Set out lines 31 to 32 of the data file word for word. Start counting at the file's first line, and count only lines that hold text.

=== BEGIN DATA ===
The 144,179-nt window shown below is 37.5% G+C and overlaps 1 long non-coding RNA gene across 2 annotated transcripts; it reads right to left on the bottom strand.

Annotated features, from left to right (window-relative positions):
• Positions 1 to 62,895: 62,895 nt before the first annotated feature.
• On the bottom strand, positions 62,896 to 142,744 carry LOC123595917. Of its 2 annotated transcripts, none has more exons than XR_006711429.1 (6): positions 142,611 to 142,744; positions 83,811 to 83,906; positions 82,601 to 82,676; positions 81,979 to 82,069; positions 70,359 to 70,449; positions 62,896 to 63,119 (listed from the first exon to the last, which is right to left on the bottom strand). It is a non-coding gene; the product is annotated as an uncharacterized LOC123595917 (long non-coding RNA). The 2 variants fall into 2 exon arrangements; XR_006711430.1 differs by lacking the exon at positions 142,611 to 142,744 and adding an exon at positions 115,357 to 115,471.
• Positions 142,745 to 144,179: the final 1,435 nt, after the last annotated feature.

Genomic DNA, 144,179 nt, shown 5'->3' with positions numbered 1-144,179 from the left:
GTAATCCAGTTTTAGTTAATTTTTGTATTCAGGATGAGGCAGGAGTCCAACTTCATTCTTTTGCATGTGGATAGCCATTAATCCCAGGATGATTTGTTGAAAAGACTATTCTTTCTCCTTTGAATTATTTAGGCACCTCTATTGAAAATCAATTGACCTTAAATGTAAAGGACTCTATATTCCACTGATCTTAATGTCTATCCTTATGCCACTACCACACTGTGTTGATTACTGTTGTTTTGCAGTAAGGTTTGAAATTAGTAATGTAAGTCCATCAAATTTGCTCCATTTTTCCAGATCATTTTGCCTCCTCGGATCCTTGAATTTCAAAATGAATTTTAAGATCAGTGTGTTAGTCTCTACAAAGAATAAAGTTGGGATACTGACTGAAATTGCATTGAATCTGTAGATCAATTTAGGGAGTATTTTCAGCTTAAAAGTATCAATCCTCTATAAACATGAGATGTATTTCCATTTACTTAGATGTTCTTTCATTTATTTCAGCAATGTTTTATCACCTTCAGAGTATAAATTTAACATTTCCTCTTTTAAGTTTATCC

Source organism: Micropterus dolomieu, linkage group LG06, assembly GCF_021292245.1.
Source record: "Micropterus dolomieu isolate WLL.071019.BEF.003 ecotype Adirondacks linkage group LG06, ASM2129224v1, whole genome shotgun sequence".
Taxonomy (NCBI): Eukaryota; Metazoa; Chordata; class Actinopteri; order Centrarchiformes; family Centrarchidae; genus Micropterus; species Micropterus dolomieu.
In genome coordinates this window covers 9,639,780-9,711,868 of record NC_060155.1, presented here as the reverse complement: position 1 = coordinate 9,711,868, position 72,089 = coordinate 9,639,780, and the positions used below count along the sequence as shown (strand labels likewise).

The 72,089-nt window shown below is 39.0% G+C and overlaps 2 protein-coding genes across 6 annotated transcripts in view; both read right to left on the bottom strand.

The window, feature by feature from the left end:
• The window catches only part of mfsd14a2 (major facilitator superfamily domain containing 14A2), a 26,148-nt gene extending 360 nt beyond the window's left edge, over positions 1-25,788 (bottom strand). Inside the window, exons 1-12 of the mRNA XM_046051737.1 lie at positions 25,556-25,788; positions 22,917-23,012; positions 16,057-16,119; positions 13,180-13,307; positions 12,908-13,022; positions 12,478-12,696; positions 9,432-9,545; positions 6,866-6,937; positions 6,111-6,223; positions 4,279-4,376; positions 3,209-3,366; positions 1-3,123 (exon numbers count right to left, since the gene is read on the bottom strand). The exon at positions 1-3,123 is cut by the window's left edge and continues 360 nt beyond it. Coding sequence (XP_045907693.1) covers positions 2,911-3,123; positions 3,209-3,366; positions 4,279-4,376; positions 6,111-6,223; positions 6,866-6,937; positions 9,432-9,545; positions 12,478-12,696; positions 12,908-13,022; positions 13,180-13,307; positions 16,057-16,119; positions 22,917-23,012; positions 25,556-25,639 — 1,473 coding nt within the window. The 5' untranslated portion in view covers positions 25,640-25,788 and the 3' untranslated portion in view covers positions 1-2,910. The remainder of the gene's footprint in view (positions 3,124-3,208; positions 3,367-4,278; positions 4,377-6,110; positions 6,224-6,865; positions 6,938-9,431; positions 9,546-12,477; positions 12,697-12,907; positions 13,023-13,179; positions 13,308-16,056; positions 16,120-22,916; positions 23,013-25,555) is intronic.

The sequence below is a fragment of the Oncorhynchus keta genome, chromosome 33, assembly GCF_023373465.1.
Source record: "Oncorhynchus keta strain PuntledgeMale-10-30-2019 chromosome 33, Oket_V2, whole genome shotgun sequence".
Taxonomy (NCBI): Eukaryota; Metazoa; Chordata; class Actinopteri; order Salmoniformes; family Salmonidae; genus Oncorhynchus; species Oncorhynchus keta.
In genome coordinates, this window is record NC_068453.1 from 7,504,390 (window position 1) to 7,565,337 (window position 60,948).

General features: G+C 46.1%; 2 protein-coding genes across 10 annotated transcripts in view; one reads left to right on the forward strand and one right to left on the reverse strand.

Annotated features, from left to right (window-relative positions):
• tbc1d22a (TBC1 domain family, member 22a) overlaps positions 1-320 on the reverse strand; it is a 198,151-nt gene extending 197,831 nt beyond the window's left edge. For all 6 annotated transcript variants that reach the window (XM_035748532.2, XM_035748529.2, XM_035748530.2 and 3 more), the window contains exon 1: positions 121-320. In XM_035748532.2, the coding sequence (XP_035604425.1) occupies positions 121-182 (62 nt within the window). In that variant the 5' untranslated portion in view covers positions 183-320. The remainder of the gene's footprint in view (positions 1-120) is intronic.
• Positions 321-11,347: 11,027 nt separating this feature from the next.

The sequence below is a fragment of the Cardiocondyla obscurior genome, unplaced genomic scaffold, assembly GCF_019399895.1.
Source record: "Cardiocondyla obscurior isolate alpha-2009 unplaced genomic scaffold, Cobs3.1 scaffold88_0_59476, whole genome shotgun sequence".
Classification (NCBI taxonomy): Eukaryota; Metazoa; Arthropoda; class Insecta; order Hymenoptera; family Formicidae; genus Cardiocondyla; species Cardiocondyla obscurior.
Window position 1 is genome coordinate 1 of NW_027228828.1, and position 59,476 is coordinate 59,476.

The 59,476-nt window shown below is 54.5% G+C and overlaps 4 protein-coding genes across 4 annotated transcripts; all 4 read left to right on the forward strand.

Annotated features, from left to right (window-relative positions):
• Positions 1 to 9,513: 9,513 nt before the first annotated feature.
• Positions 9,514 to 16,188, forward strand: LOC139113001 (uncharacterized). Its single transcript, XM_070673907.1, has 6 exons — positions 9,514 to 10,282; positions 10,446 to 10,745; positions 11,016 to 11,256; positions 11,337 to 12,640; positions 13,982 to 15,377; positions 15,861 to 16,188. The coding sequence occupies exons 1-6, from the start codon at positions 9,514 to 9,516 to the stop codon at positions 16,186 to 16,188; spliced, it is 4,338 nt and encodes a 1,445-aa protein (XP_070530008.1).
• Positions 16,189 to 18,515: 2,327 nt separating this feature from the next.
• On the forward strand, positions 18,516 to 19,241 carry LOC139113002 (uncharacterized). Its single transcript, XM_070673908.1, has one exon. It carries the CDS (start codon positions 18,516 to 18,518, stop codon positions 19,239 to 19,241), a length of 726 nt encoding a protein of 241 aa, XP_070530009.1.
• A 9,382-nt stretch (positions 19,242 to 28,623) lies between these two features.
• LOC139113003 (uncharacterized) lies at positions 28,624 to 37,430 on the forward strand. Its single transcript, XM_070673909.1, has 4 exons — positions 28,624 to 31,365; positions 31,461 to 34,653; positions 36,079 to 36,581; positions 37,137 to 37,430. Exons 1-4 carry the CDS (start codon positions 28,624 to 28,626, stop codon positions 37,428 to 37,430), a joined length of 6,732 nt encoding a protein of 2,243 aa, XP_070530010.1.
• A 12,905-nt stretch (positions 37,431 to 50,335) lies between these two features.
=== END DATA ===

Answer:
• Positions 16,189 to 18,515: 2,327 nt separating this feature from the next.
• On the forward strand, positions 18,516 to 19,241 carry LOC139113002 (uncharacterized). Its single transcript, XM_070673908.1, has one exon. It carries the CDS (start codon positions 18,516 to 18,518, stop codon positions 19,239 to 19,241), a length of 726 nt encoding a protein of 241 aa, XP_070530009.1.